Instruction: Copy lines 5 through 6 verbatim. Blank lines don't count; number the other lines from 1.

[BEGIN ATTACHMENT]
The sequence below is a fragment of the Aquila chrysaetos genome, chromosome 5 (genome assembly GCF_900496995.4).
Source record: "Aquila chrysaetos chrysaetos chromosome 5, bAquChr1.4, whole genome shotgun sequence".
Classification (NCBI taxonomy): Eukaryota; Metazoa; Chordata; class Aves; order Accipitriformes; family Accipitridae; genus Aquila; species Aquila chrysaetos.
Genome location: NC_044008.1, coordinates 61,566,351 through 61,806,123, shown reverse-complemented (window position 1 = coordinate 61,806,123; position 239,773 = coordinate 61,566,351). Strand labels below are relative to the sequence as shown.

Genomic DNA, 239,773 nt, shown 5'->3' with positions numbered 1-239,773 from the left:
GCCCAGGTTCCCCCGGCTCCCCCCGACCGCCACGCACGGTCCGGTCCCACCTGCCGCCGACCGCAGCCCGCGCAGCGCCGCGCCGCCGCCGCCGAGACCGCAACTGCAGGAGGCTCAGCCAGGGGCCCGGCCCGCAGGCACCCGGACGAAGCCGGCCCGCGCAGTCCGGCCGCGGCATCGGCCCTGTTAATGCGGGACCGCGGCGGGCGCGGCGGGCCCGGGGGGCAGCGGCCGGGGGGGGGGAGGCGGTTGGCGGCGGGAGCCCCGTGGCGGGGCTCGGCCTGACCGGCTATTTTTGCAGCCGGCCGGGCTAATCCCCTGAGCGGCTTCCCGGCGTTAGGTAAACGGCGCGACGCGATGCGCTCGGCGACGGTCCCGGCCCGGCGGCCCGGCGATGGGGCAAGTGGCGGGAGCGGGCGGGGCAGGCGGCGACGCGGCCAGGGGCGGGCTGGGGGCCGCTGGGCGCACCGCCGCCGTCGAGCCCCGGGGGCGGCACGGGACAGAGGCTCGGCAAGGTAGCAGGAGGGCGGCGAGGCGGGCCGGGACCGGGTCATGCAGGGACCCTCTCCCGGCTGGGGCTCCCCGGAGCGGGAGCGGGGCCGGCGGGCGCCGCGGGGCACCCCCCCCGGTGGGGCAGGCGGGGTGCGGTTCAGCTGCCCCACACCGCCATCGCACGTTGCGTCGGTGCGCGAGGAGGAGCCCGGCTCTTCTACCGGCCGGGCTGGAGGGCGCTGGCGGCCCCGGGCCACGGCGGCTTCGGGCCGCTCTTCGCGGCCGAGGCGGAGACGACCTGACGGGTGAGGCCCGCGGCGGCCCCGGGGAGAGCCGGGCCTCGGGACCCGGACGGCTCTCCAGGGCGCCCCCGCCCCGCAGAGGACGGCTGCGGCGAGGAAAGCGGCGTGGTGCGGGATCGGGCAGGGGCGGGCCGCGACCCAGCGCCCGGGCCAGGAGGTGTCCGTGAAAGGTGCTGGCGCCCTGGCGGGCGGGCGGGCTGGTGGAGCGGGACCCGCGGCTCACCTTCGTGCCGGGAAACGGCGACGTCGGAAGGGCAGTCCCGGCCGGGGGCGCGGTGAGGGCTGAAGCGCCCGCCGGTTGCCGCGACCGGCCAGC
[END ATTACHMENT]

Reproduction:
Genomic DNA, 239,773 nt, shown 5'->3' with positions numbered 1-239,773 from the left:
GCCCAGGTTCCCCCGGCTCCCCCCGACCGCCACGCACGGTCCGGTCCCACCTGCCGCCGACCGCAGCCCGCGCAGCGCCGCGCCGCCGCCGCCGAGACCGCAACTGCAGGAGGCTCAGCCAGGGGCCCGGCCCGCAGGCACCCGGACGAAGCCGGCCCGCGCAGTCCGGCCGCGGCATCGGCCCTGTTAATGCGGGACCGCGGCGGGCGCGGCGGGCCCGGGGGGCAGCGGCCGGGGGGGGGGAGGCGGTTGGCGGCGGGAGCCCCGTGGCGGGGCTCGGCCTGACCGGCTATTTTTGCAGCCGGCCGGGCTAATCCCCTGAGCGGCTTCCCGGCGTTAGGTAAACGGCGCGACGCGATGCGCTCGGCGACGGTCCCGGCCCGGCGGCCCGGCGATGGGGCAAGTGGCGGGAGCGGGCGGGGCAGGCGGCGACGCGGCCAGGGGCGGGCTGGGGGCCGCTGGGCGCACCGCCGCCGTCGAGCCCCGGGGGCGGCACGGGACAGAGGCTCGGCAAGGTAGCAGGAGGGCGGCGAGGCGGGCCGGGACCGGGTCATGCAGGGACCCTCTCCCGGCTGGGGCTCCCCGGAGCGGGAGCGGGGCCGGCGGGCGCCGCGGGGCACCCCCCCCGGTGGGGCAGGCGGGGTGCGGTTCAGCTGCCCCACACCGCCATCGCACGTTGCGTCGGTGCGCGAGGAGGAGCCCGGCTCTTCTACCGGCCGGGCTGGAGGGCGCTGGCGGCCCCGGGCCACGGCGGCTTCGGGCCGCTCTTCGCGGCCGAGGCGGAGACGACCTGACGGGTGAGGCCCGCGGCGGCCCCGGGGAGAGCCGGGCCTCGGGACCCGGACGGCTCTCCAGGGCGCCCCCGCCCCGCAGAGGACGGCTGCGGCGAGGAAAGCGGCGTGGTGCGGGATCGGGCAGGGGCGGGCCGCGACCCAGCGCCCGGGCCAGGAGGTGTCCGTGAAAGGTGCTGGCGCCCTGGCGGGCGGGCGGGCTGGTGGAGCGGGACCCGCGGCTCACCTTCGTGCCGGGAAACGGCGACGTCGGAAGGGCAGTCCCGGCCGGGGGCGCGGTGAGGGCTGAAGCGCCCGCCGGTTGCCGCGACCGGCCAGC